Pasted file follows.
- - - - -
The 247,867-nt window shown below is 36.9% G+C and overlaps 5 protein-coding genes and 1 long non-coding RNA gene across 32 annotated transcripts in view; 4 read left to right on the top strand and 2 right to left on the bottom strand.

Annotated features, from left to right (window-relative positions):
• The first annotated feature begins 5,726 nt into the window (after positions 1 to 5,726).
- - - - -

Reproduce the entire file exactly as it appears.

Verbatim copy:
The 247,867-nt window shown below is 36.9% G+C and overlaps 5 protein-coding genes and 1 long non-coding RNA gene across 32 annotated transcripts in view; 4 read left to right on the top strand and 2 right to left on the bottom strand.

Annotated features, from left to right (window-relative positions):
• The first annotated feature begins 5,726 nt into the window (after positions 1 to 5,726).